I hope this can be a weekly thing, I force an off the derech dude to learn some torah and in turn, I actually learn what parsha it is this week.
Hello, children, and welcome back to another edition of Shabbos Torah with Schwartzie. In this week’s parsha, Ki Savo- or, Ki Tavo to those of you who wish you were Israeli- Am Yisrael reaches maturity as a nation. Heretofore, there had been whining and sinning, petty actions by the Jews and appropriately petty punishments by God- I’m always taken by the situation with the slaves, for example.
The Jews piss and moan for meat, and then Hashem gives it to them, but in such a frustrated way. “You want meat?” He asks. “I’ll give you meat till it comes out your noses!” His words, not mine. And then when the Jews eat the slav, their stomachs explode. It’s like God took us behind the garage and made us smoke the whole damn pack.
But now all that is behind us. We’re done acting like children, and Hashem is done acting like a dysfunctional parent that had us at way too young and age and doesn’t know what to do so He just hits us and hopes we shut up. I’ll tell you, in parshas Ki Savo, it sounds like God is downright exited.
“And Hashem has designated you today as a treasured people” (26:18), Moshe tells us. “This day you have become a people to Hashem, your God,” (27:9) and towards the end of the parsha Hashem gets particularly sentimental, or Moshe does anyway: “And Hashem didn’t give you a heart to know, eyes to see, or ears to hear until this day,” (28:3) which I understand to mean that we couldn’t really utilize our senses fully until we were able to serve Hashem fully with them.
We’re about to lose our leader, journey into a new land, Moshe is already hinting about choosing a king, and God is kvelling. Moshe is brimming with nachas, smiling down at us and telling us confidently that we will follow in God’s ways and become a light unto the nations. So we’re mature now. We can be act and be treated like adults.
The threats are over! What? Oy. I forgot about the ninety-eight curses God slapped in the middle of the parsha to boost morale. You know, the curses like, your women are going to eat their babies- afterbirth and all, that you will be covered in boils, your fields and flocks and vineyards will produce nothing and all the nations will look on in horrified disgust. Oh, and the kicker- my personal favorite. To paraphrase: “You’re gonna go back to Egypt and try to sell yourselves but no one’s gonna want you. You’re gonna wish you were slaves again!” Good one. How like a parent to rub our noses in that fact.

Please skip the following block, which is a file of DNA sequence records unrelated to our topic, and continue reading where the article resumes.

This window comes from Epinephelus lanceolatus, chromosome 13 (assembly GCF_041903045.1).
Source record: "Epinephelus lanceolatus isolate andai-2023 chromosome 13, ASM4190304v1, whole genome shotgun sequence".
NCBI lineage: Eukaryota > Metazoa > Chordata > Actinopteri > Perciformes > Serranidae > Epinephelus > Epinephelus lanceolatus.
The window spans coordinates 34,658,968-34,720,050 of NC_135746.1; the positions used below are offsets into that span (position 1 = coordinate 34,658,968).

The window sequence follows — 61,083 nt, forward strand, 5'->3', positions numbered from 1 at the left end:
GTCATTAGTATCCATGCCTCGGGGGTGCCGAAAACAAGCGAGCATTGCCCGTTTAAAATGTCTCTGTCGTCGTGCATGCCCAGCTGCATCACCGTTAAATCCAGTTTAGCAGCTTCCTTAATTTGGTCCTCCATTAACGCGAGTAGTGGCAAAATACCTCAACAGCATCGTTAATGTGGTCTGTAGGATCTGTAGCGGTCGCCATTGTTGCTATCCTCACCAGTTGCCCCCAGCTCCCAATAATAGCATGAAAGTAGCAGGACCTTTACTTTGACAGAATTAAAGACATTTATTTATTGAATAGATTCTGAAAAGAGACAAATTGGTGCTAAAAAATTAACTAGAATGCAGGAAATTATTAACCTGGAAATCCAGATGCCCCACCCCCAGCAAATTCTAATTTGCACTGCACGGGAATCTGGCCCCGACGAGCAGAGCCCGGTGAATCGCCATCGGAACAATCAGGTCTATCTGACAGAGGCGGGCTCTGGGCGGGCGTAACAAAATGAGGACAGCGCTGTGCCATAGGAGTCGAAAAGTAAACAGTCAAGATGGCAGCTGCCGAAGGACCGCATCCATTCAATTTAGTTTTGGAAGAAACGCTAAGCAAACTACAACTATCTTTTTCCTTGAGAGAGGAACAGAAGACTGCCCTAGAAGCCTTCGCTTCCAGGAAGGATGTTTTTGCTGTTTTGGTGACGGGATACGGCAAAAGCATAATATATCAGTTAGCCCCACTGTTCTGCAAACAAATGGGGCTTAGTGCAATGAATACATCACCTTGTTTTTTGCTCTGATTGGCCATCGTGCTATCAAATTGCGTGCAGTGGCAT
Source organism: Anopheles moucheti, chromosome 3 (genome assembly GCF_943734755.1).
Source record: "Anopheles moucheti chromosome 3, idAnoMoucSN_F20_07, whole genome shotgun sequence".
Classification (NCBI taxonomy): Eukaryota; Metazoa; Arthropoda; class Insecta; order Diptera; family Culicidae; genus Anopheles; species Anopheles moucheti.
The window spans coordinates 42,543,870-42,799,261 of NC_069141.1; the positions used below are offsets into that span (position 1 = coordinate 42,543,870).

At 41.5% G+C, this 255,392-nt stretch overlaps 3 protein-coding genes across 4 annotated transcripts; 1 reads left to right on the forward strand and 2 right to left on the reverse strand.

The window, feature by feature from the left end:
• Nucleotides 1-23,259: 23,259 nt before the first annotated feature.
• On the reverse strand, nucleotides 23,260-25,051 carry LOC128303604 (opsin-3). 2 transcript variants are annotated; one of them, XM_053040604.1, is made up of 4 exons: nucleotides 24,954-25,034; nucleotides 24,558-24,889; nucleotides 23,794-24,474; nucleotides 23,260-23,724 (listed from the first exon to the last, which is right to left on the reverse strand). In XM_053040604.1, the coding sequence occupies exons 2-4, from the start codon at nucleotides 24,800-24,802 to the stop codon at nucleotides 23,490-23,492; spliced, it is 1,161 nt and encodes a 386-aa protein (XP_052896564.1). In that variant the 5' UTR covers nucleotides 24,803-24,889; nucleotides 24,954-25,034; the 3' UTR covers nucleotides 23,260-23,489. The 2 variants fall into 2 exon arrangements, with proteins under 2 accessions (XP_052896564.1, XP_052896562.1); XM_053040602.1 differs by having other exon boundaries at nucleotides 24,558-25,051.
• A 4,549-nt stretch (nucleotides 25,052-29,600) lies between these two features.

If God had wanted to really let me know what I was in for he should have said something like, “You will put two quarters in the meter, and yet when you emerge from the store there will be an orange ticket on your window. You will wait seven days for your new spectacles to be ready, but when you get them you will be satisfied not, for the prescription will be slightly off and you will have a headache.
All the lights will turn red for you, when you are late to class or work, yea, and the guy ahead of you will drive slow like molasses. If you hearken not unto my words, your rent will be high, but if you follow the principles which I have put forth for you, your friend will present you with a real metziah. Nice building, good location, no broker’s fee.”
In any case, guess what? I’m not gonna bitch about the ninety-eight curses. The things that God asked for impressed me as just and true (which is the point, I guess, of God saying them in the first place). If you notice the nature of the warnings God gives us on Har Eval, they are against devious and underhanded behavior. Don’t misguide the blind man. Don’t pervert judgment against the orphan and the widow. Don’t deride your parents. Don’t move your neighbor’s boundary in secret. Don’t take money to kill an innocent. Plus all the gross sexual don’ts.
They were really pretty gross. And what does God tell us to do? Give some of your profits to the poor, to the holy, to the orphans and widows. Enjoy the rest in purity, and celebrate the fact that God gave you all this stuff. Sounds fair enough to me, oh yes it do.